domingo, 27 de junio de 2010

Chapter Seven

El 25 de Septiembre, 2008. 10:30 pm

“What are they doing?”

Toni looked across at the array of cables and lights. He would soon have to join the rest of the crew.

“They’re setting up. You know, getting ready for the rehearsal. We’ll prove the link to the station in Madrid. See that dish on the top of the van? It’s fully extended now and they’ll be running a series of checks, just to make sure nothing will go wrong.”

“That, I’m afraid, is out of your control now.”

“What exactly do you mean by that?”

The Professor glanced up at him and seemed to take a decision.

“Who are you?”

“I told you, Antonio Esposito.”

“Yes, but what’s your real name? Your connection with the village.”

He almost told him about the journal then. Later, he would wish that he had. Instead, he feigned anger.

“I told you my name already. What more do you want from me?”

“I’m sorry,” said the Professor. He rubbed his eyes and stared towards Rosa.

“She’s up to something. Her and her boss. They’ve planned this from the beginning.”

“You implied that before. What do you think will happen?”

The old man fixed Toni with his unflinching gaze.

“Juan will happen.” he said. “Can you pass me my bag?”

Toni watched him lay out an assortment of items. They looked like props from a horror movie, and a bad one at that.


“One hour to go until the broadcast, Emilio. Are you sure you’re ready?”

Sanchez smiled. The station was really worried at the loss of ratings. Today though, there would be a change. No other show had ever shown a real paranormal event. Spectacular visitations were limited to the movies. Blood, gore and the unearthly cry of a real-life ghost belonged only to his show. Not once did he think of the lives which would be lost. His only worry was whether the broadcast would last long enough to get the message across. Afterwards they could accuse him of a hoax. One visit to the village would prove his point.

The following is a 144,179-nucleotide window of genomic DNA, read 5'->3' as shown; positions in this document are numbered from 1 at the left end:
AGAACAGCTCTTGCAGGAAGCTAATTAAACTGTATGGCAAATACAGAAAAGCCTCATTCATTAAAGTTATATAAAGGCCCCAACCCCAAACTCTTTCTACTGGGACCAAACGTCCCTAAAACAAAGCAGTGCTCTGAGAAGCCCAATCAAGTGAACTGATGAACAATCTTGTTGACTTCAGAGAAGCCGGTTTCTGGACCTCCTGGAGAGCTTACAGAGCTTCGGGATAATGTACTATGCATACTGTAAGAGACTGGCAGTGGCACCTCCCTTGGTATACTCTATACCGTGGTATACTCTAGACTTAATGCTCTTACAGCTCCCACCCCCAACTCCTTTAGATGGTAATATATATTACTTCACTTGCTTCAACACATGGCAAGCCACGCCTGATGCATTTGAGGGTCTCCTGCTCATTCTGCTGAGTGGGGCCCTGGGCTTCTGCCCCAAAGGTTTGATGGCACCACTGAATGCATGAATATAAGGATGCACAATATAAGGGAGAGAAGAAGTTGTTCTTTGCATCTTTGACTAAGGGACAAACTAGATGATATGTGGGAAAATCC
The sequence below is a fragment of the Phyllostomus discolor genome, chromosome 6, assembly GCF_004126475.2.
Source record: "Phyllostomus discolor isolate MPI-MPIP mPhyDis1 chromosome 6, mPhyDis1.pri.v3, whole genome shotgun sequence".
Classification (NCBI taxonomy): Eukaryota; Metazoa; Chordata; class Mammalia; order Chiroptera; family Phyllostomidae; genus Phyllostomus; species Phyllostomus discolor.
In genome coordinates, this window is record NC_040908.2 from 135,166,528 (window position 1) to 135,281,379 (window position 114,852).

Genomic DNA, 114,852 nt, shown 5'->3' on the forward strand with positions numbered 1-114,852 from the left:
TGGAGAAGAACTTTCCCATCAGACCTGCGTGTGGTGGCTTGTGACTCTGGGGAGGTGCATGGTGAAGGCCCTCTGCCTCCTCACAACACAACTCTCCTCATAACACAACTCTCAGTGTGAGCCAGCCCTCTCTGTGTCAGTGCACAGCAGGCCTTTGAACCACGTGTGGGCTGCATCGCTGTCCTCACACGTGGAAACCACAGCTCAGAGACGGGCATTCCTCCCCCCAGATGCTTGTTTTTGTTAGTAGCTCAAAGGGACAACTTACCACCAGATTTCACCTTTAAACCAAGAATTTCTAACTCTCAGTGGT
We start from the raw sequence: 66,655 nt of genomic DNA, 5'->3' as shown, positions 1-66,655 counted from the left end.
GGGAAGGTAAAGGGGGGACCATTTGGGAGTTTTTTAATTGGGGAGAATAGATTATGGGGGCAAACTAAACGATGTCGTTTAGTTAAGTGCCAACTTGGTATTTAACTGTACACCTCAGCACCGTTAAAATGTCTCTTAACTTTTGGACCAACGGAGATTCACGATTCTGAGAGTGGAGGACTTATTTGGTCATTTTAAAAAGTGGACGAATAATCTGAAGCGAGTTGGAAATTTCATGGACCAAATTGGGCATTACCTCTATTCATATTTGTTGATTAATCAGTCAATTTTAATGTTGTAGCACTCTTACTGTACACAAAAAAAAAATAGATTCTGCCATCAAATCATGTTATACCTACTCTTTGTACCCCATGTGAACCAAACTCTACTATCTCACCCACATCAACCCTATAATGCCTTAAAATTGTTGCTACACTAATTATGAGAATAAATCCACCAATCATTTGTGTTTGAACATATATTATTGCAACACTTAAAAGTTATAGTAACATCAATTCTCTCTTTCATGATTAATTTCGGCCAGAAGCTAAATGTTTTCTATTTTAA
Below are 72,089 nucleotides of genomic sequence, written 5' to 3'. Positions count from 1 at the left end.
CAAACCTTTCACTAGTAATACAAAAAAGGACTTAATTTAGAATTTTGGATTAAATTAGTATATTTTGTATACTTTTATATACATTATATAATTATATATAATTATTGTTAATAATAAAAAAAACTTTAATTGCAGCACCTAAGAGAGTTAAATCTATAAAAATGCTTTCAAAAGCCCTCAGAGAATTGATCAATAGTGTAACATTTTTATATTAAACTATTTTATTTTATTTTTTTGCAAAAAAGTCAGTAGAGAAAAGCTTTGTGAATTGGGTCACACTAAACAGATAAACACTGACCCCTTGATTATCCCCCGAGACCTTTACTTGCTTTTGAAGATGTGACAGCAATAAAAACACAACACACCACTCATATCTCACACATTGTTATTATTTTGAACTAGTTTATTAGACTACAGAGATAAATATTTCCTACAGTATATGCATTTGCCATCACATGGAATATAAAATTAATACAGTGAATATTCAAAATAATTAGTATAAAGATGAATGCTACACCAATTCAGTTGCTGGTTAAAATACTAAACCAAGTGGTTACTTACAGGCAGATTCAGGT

“We’re more than ready. The link is proven and Rosa is running the rehearsal as we speak. Five minutes of ambient lighting and discussion, our anonymous video and then live to Pueblecito. Nothing can go wrong.”

His boss clapped him on the back, waved at the rest of the crew and went upstairs to watch the show.


“So,” Rosa began, “Fathers, you will start with a prayer. Let’s not call it an exorcism, shall we?”

She saw the older priest flush with anger and smiled.

“No, a blessing. You will ask for protection, for strength and guidance. Then the lovely Toni will lead in with the story of the strange disappearance of the villagers. The public will eat up their lemming-like behaviour. Then, if our friendly ghost won’t help, we’ll add a little atmosphere, a few noises and finish with the inexplicable mystery that is Pueblecito. Emilio can lead the panel discussion and it will become just another job well done.”

“You know that’s not all that will happen, don’t you?”

“Fantastic, Professor. Great for the ambient setting, but just a little early. If you’re a good boy, we’ll give you a walk-on part.”

The Professor looked at his watch, took his bag from his back, zipped open the top and grasped Toni’s wrist.

“Stay close.” He hissed, as the second hand swept round.


“We’re on in three, two, one ...”